This past weekend I made the latest stop on my Tour of Britain - Birmingham, or as it's (to some, un)affectionately known, Brum. Birmingham is Britain's second city and was one of the centres of the industrial revolution. Like the rest of those cities, it fell into decline once the world decided it didn't need so many wool knickers. And it has made its way back from the dark days farther than some other blighted urban oases - farther than Middlesbrough, for sure - but not as far as Manchester or the other Northern gems.
The word that appropriately comes to mind to describe Birmingham is middling*. It reminded me a lot of Boston. It's not a very interesting city - nice enough, if you've a reason to be there, such as for school or you want a comfortable, sedate, middle class life. But there's nothing striking or compelling, either in a good or bad way. I toured the bars, rifely as average as the city. You can tell the 70s had their way with the city though - lots of concrete, much of it designed by Polish architects from the look of it, which I love. It was fine, but no reason to rush back.
In local news, the credit crunch has hit home. I was lucky enough not to lose my job, but my flatmate was not. Today is his last day and there is absolutely nothing out there right now. But I really enjoy living with him, so in the interest of the longer-term living environment, I am going to make some rent concessions to him while he gets on his feet again. So, I will be poorer for a little while - TV nights, pasta and (a) bottle(s) wine anyone?
And speaking of TV nights, that's always easier when you live near - so why don't you come live nearer me?!
My development came to market just as the housing market crested and the credit market began to wane. They've not sold all the units, even with shared ownership and, as a result, are offering places on a unique scheme called rent-to-buy. With this programme, you get to rent a flat at a subsidised rate for up to three years.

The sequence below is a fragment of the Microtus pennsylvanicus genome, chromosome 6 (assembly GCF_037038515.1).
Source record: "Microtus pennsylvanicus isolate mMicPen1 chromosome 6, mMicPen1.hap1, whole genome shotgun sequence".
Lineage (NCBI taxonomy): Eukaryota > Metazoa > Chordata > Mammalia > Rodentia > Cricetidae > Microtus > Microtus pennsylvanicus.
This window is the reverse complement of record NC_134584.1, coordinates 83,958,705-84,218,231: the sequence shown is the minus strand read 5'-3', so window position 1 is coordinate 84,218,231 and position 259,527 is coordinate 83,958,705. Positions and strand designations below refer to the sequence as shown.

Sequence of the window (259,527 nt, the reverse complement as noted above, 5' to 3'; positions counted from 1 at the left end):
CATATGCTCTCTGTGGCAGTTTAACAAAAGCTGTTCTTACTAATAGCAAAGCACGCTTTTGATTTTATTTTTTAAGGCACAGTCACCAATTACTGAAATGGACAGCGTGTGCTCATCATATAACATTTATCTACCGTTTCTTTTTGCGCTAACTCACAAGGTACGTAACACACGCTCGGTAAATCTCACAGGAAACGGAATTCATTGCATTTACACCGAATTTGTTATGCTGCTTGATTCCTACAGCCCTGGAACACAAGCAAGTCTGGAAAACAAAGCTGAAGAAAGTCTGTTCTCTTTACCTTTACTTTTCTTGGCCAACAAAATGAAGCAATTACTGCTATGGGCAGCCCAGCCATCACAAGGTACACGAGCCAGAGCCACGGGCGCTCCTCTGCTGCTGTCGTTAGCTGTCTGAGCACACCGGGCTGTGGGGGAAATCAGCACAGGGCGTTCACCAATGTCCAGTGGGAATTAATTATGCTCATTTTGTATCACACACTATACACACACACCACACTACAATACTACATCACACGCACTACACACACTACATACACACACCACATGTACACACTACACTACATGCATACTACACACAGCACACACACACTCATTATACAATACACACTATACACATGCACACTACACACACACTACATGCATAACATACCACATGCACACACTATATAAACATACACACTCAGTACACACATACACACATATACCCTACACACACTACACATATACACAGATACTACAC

The idea is, with cheaper rent, you can make the savings to buy. Then, at any time you decide in that three years, you can buy your flat (either outright or in shared ownership). So, it's a good, inexpensive way to get in a flat, wait out the decline in the market, and then jump in when you're ready. A friend of mine has just accepted a two-bed flat in the programme and it's a really good deal.
So, if you're keen, just drop a note to firstname.lastname@example.org, CCing email@example.com and let them know you're interested. I think there's even an open house coming up.
Hope to have some of you as neighbours soon. :-)
*For those not familiar with Britain's geography, Birmingham is the major city of a region called the West Midlands.
1) DSC00003 - Me reading the timely Christmas menu at a balti house
2) DSC00004 - Mary Keany crossing a footbridge in the city centre
3) DSC00008 - Mary and I at some basin someone told us about where the industrial canals come together. It's one of those urban-renewal centre points, but I can't for the life of me remember what it's called
4) DSC00009 - And we're ready for our close-up!
5) DSC00011 - Brum has some exquisite architecture
6) DSC00012 - Some even with trees on it
7) DSC00014 - Numbering as only the British could do
Shadwell, Tower Hamlets
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